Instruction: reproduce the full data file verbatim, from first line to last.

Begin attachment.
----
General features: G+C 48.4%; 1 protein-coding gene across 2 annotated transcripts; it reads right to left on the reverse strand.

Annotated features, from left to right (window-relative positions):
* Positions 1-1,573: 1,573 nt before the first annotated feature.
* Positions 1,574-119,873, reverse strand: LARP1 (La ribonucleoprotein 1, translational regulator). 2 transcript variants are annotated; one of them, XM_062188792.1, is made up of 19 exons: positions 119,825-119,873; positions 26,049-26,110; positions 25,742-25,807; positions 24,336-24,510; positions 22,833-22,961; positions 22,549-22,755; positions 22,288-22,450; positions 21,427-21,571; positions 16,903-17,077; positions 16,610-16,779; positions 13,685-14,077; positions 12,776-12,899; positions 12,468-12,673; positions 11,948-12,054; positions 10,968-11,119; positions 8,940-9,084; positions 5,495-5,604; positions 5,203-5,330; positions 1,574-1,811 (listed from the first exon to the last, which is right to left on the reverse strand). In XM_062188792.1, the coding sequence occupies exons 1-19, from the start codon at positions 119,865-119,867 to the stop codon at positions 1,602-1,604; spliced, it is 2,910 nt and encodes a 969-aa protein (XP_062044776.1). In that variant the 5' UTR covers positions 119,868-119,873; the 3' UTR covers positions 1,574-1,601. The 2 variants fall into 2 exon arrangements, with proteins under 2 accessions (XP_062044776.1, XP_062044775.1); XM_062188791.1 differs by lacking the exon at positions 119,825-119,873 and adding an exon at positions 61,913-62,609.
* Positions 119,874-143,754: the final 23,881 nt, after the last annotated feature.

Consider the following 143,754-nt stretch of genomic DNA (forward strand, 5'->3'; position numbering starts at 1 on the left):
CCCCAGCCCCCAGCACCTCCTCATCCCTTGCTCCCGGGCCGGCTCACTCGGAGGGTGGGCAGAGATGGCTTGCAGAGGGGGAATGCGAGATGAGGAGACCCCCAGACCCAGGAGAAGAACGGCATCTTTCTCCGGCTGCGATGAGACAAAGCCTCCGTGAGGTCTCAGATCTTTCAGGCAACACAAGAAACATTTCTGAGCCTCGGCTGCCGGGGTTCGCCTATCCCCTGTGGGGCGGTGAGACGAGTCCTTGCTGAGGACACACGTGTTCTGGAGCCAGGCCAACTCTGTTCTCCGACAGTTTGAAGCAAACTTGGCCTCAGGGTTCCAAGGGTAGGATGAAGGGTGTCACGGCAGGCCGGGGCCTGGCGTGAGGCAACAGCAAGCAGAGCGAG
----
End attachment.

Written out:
General features: G+C 48.4%; 1 protein-coding gene across 2 annotated transcripts; it reads right to left on the reverse strand.

Annotated features, from left to right (window-relative positions):
* Positions 1-1,573: 1,573 nt before the first annotated feature.
* Positions 1,574-119,873, reverse strand: LARP1 (La ribonucleoprotein 1, translational regulator). 2 transcript variants are annotated; one of them, XM_062188792.1, is made up of 19 exons: positions 119,825-119,873; positions 26,049-26,110; positions 25,742-25,807; positions 24,336-24,510; positions 22,833-22,961; positions 22,549-22,755; positions 22,288-22,450; positions 21,427-21,571; positions 16,903-17,077; positions 16,610-16,779; positions 13,685-14,077; positions 12,776-12,899; positions 12,468-12,673; positions 11,948-12,054; positions 10,968-11,119; positions 8,940-9,084; positions 5,495-5,604; positions 5,203-5,330; positions 1,574-1,811 (listed from the first exon to the last, which is right to left on the reverse strand). In XM_062188792.1, the coding sequence occupies exons 1-19, from the start codon at positions 119,865-119,867 to the stop codon at positions 1,602-1,604; spliced, it is 2,910 nt and encodes a 969-aa protein (XP_062044776.1). In that variant the 5' UTR covers positions 119,868-119,873; the 3' UTR covers positions 1,574-1,601. The 2 variants fall into 2 exon arrangements, with proteins under 2 accessions (XP_062044776.1, XP_062044775.1); XM_062188791.1 differs by lacking the exon at positions 119,825-119,873 and adding an exon at positions 61,913-62,609.
* Positions 119,874-143,754: the final 23,881 nt, after the last annotated feature.

Consider the following 143,754-nt stretch of genomic DNA (forward strand, 5'->3'; position numbering starts at 1 on the left):
CCCCAGCCCCCAGCACCTCCTCATCCCTTGCTCCCGGGCCGGCTCACTCGGAGGGTGGGCAGAGATGGCTTGCAGAGGGGGAATGCGAGATGAGGAGACCCCCAGACCCAGGAGAAGAACGGCATCTTTCTCCGGCTGCGATGAGACAAAGCCTCCGTGAGGTCTCAGATCTTTCAGGCAACACAAGAAACATTTCTGAGCCTCGGCTGCCGGGGTTCGCCTATCCCCTGTGGGGCGGTGAGACGAGTCCTTGCTGAGGACACACGTGTTCTGGAGCCAGGCCAACTCTGTTCTCCGACAGTTTGAAGCAAACTTGGCCTCAGGGTTCCAAGGGTAGGATGAAGGGTGTCACGGCAGGCCGGGGCCTGGCGTGAGGCAACAGCAAGCAGAGCGAG